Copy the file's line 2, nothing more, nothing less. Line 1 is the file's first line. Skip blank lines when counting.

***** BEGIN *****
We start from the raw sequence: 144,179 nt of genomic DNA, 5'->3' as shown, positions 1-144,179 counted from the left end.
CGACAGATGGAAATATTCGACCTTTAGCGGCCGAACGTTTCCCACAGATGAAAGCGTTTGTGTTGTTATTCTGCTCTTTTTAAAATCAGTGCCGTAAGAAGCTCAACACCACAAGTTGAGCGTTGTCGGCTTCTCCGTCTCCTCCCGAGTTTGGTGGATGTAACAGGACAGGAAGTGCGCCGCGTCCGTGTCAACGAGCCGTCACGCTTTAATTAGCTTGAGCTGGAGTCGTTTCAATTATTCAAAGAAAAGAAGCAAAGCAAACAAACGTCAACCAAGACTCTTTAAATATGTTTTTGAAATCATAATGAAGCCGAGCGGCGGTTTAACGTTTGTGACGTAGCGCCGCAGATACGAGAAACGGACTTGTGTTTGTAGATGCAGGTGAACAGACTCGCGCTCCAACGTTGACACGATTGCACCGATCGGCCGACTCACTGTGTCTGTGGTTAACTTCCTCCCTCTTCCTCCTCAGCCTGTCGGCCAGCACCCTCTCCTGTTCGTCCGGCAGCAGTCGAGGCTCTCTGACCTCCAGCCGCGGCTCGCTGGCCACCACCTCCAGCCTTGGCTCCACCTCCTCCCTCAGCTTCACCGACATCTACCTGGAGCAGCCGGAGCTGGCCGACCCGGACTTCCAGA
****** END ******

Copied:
CGACAGATGGAAATATTCGACCTTTAGCGGCCGAACGTTTCCCACAGATGAAAGCGTTTGTGTTGTTATTCTGCTCTTTTTAAAATCAGTGCCGTAAGAAGCTCAACACCACAAGTTGAGCGTTGTCGGCTTCTCCGTCTCCTCCCGAGTTTGGTGGATGTAACAGGACAGGAAGTGCGCCGCGTCCGTGTCAACGAGCCGTCACGCTTTAATTAGCTTGAGCTGGAGTCGTTTCAATTATTCAAAGAAAAGAAGCAAAGCAAACAAACGTCAACCAAGACTCTTTAAATATGTTTTTGAAATCATAATGAAGCCGAGCGGCGGTTTAACGTTTGTGACGTAGCGCCGCAGATACGAGAAACGGACTTGTGTTTGTAGATGCAGGTGAACAGACTCGCGCTCCAACGTTGACACGATTGCACCGATCGGCCGACTCACTGTGTCTGTGGTTAACTTCCTCCCTCTTCCTCCTCAGCCTGTCGGCCAGCACCCTCTCCTGTTCGTCCGGCAGCAGTCGAGGCTCTCTGACCTCCAGCCGCGGCTCGCTGGCCACCACCTCCAGCCTTGGCTCCACCTCCTCCCTCAGCTTCACCGACATCTACCTGGAGCAGCCGGAGCTGGCCGACCCGGACTTCCAGA